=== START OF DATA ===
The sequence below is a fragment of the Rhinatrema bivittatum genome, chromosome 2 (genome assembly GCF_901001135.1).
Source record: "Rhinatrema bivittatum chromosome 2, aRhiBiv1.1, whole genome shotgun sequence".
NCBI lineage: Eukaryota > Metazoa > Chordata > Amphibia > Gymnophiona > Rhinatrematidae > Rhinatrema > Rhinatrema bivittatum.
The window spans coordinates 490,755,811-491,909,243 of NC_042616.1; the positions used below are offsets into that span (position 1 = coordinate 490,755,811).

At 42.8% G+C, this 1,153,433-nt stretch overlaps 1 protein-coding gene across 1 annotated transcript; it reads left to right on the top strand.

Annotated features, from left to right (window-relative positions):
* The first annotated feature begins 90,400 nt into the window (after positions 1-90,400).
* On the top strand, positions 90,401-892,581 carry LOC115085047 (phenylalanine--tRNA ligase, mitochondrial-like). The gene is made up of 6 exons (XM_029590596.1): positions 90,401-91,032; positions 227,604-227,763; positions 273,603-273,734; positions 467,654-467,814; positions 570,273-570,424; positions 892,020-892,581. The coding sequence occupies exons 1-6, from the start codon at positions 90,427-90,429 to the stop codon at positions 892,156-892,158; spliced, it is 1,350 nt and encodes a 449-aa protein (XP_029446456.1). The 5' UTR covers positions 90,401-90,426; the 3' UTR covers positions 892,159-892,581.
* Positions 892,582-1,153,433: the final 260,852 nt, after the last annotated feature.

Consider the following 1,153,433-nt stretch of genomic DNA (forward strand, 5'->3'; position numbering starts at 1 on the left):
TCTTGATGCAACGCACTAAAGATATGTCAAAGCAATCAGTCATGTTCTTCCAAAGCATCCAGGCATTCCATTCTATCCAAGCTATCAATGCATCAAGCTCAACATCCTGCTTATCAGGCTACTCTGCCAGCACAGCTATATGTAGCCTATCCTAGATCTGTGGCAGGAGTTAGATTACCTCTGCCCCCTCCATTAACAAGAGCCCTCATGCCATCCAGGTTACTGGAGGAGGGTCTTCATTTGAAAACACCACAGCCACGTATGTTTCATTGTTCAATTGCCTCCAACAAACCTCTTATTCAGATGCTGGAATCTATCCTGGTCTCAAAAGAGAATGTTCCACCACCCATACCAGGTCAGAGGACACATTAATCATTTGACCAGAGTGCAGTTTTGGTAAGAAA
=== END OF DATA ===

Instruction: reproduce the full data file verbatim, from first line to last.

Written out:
The sequence below is a fragment of the Rhinatrema bivittatum genome, chromosome 2 (genome assembly GCF_901001135.1).
Source record: "Rhinatrema bivittatum chromosome 2, aRhiBiv1.1, whole genome shotgun sequence".
NCBI lineage: Eukaryota > Metazoa > Chordata > Amphibia > Gymnophiona > Rhinatrematidae > Rhinatrema > Rhinatrema bivittatum.
The window spans coordinates 490,755,811-491,909,243 of NC_042616.1; the positions used below are offsets into that span (position 1 = coordinate 490,755,811).

At 42.8% G+C, this 1,153,433-nt stretch overlaps 1 protein-coding gene across 1 annotated transcript; it reads left to right on the top strand.

Annotated features, from left to right (window-relative positions):
* The first annotated feature begins 90,400 nt into the window (after positions 1-90,400).
* On the top strand, positions 90,401-892,581 carry LOC115085047 (phenylalanine--tRNA ligase, mitochondrial-like). The gene is made up of 6 exons (XM_029590596.1): positions 90,401-91,032; positions 227,604-227,763; positions 273,603-273,734; positions 467,654-467,814; positions 570,273-570,424; positions 892,020-892,581. The coding sequence occupies exons 1-6, from the start codon at positions 90,427-90,429 to the stop codon at positions 892,156-892,158; spliced, it is 1,350 nt and encodes a 449-aa protein (XP_029446456.1). The 5' UTR covers positions 90,401-90,426; the 3' UTR covers positions 892,159-892,581.
* Positions 892,582-1,153,433: the final 260,852 nt, after the last annotated feature.

Consider the following 1,153,433-nt stretch of genomic DNA (forward strand, 5'->3'; position numbering starts at 1 on the left):
TCTTGATGCAACGCACTAAAGATATGTCAAAGCAATCAGTCATGTTCTTCCAAAGCATCCAGGCATTCCATTCTATCCAAGCTATCAATGCATCAAGCTCAACATCCTGCTTATCAGGCTACTCTGCCAGCACAGCTATATGTAGCCTATCCTAGATCTGTGGCAGGAGTTAGATTACCTCTGCCCCCTCCATTAACAAGAGCCCTCATGCCATCCAGGTTACTGGAGGAGGGTCTTCATTTGAAAACACCACAGCCACGTATGTTTCATTGTTCAATTGCCTCCAACAAACCTCTTATTCAGATGCTGGAATCTATCCTGGTCTCAAAAGAGAATGTTCCACCACCCATACCAGGTCAGAGGACACATTAATCATTTGACCAGAGTGCAGTTTTGGTAAGAAA